The News – 05/11/01
Microsoft’s Big Brother Attitude
If you’ve been reading for a while, you know I’m not a big fan
of Microsoft’s behavior over the past few years. I used to be a big
supporter, especially when they finally released a half-decent operating
system with NT 3.1. As recently as 1997, I spec’d out an eCommerce hardware
system with all NT servers. So don’t think I’m just a bigot when I say
Microsoft must be stopped!
The latest thing that raises my hackles concerns Microsoft’s
typically-delayed next OS, XP. Seems that M$ doesn’t want to lose any
revenue whatsoever from people installing a copy of the OS on more than one
computer. To prevent this, you must contact M$ before reinstalling the OS
on your PC beyond the limited, but unspecified, number of reinstalls the
software giant permits you. Yes, you must actually telephone the monopoly to
ask, “Pretty please, may I reinstall your POS OS that trashed my hard disk for
the fifth time, and I’ve spent hours finding all my backups, so will you
deign to allow me to recover from the problem you caused me?”
But that’s not all. To put some teeth in this requirement,
when you “activate” the OS upon first install, your computer sends your
hardware information, such as the CPU ID, to a Microsoft server! Can you
say, “invasion of privacy?” Microsoft will get my CPU ID when they pry it
from my cold, dead fingers!
Microsoft realized this process would be an annoyance for
corporations, and so this little bit of Big Brother is reserved for
consumers and small businesses. But I bet they still collect the hardware
information even for the big companies. And there may be a hidden agenda in
all this, according to Bloor Research’s Mat Hanrahan: "Microsoft is
going to intervene more in the future, and this infrastructure and control
of desktop sounds like they are trying to build the ground work to deliver
software as a service. This looks like a simple activate button, but the
infrastructure it has will connect into .NET services in the future."
Businesses, especially small and medium-sized businesses,
should pressure Microsoft into changing this policy. I myself will boycott
any OS that breaches my privacy in this way.
Sun announced the availability of Sun Chili!Soft ASP software,
a cross-platform implementation of Active Server Pages, a “standard”
developed by Microsoft and, up until now, fairly exclusively implemented
only on Windows operating systems. The software will allow ASP developers
to host their Web applications on Sun’s Solaris™ 8 OS.
The number of US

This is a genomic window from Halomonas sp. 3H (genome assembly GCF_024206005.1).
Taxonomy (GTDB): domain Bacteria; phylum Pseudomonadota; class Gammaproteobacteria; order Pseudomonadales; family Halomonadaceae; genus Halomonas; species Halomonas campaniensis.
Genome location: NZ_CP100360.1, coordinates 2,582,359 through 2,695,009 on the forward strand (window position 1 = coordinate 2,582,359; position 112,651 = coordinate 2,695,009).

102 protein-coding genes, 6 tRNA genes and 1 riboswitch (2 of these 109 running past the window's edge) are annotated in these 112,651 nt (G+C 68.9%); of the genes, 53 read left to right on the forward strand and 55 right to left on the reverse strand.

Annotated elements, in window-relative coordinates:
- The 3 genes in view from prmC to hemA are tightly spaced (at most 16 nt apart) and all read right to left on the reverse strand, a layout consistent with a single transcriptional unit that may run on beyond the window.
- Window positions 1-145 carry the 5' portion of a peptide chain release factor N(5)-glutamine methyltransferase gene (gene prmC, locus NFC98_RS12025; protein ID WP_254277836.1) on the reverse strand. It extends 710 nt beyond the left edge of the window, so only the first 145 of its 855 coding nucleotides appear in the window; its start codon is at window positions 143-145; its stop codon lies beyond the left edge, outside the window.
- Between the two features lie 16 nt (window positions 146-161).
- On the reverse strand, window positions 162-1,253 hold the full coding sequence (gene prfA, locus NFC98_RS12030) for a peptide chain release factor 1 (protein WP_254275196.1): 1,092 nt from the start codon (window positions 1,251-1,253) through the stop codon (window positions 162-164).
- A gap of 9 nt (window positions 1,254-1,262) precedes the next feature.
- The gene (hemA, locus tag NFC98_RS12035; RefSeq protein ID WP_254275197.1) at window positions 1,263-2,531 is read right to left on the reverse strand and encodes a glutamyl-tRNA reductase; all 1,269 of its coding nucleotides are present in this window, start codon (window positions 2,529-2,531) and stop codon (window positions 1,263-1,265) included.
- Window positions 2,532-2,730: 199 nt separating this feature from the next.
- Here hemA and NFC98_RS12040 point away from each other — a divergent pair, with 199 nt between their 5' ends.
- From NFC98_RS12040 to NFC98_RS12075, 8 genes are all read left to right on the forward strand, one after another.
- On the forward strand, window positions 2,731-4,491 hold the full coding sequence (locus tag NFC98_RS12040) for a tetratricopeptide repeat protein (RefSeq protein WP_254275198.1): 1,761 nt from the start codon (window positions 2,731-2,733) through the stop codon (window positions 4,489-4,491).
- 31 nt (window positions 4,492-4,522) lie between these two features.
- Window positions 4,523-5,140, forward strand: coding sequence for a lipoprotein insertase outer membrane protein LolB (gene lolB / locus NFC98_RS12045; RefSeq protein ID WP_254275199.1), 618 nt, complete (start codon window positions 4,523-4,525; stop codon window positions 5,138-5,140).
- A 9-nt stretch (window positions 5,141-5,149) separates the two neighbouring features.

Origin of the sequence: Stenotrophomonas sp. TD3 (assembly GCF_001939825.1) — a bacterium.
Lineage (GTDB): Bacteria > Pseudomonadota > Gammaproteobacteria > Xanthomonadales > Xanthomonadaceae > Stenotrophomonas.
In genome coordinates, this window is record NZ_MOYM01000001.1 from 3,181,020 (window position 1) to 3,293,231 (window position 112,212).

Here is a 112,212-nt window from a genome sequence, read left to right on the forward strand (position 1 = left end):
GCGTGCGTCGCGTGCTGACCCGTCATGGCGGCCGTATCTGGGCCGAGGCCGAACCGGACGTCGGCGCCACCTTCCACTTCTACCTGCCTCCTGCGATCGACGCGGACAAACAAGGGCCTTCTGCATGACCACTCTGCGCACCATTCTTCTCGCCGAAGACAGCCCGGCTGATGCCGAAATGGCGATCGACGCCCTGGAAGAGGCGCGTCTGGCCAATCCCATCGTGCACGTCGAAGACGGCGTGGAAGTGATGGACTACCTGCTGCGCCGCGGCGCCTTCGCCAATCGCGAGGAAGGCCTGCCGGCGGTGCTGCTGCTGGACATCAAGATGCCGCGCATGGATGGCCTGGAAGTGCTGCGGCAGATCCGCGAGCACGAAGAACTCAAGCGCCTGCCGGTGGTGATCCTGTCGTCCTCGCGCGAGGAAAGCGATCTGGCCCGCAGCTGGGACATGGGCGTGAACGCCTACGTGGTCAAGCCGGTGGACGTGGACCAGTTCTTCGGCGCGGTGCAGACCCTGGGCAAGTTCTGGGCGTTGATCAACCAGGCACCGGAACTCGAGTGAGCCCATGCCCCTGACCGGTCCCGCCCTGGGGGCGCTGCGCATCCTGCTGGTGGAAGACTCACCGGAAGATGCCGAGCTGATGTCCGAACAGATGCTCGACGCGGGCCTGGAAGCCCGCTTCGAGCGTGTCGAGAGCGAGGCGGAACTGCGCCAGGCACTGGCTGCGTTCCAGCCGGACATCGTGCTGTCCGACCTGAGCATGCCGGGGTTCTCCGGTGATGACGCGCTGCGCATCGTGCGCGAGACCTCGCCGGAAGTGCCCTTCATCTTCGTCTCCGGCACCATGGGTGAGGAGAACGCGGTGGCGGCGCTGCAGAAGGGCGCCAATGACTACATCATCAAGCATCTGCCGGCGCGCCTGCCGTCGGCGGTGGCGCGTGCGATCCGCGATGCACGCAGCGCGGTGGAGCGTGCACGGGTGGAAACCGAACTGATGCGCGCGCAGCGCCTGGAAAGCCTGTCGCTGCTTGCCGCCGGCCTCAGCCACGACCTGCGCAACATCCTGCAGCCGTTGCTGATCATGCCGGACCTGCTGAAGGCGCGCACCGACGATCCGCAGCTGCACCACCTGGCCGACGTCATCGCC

households with Internet access dipped 0.3% to 68.5 million in the
first quarter of this year, says Telecommunications Reports International.
It was the first time in 21 years that the number dipped, the group says.
rules for privacy on the Internet could cost businesses between $9
billion and $36 billion, an industry-funded study warns. Economist Robert
Hahn gathered data from 17 information-technology consulting firms, which
said they would charge from $46,000 to $670,000 for a system to track how
personal data is handled.
Alert SNS reader John Gehring (an expert Internet marketing
consultant specializing in agriculture, BTW) noted the similarity between
Ray Kurzweil’s concepts of our perception of change, and a famous movie:
Your News Summary about the
acceleration of time reminds me of a scene from
"The Jerk." Navin says to Marie:
"I know we've only known each
other four weeks and three days, but to me it seems like nine weeks and
five days. The first day seemed like a week and the second day seemed like
five days and the third day seemed like a week again and the fourth day
seemed like eight days and the fifth day you went to see your mother and
that seemed just like a day and then you came back and later on the sixth
day, in the evening, when we saw each other, that started seeming like two
days, so in the evening it seemed like two days spilling over into the next
day and that started seeming like four days, so at the end of the sixth day
on into the seventh day, it seemed like a total of five days. And the sixth
day seemed like a week and a half."
That’s how I feel some days, or is it some weeks?
Can’t Get Enough of ME?
In the unlikely event
that you want more of my opinions, I’ve started a Weblog. It’s the
fashionable thing for pundits to do, and I’m doing it too. A Weblog is a
datestamped collection of somewhat random thoughts and ideas assembled on a
Web page. If you’d like to subject the world to your thoughts, as I do, you
can create your own Weblog. You need to have a Web site that allows you FTP
access, and the free software from www.blogger.com.
This allows you to right click on a Web page and append your pithy thoughts
to your Weblog.
I’ve dubbed my Weblog
entries “Stratlets”, and they are available at www.stratvantage.com/stratlets/.
Let me know what you think. Also check out the TrendSpot for ranking of
the latest emerging trends.
to Mike’s Take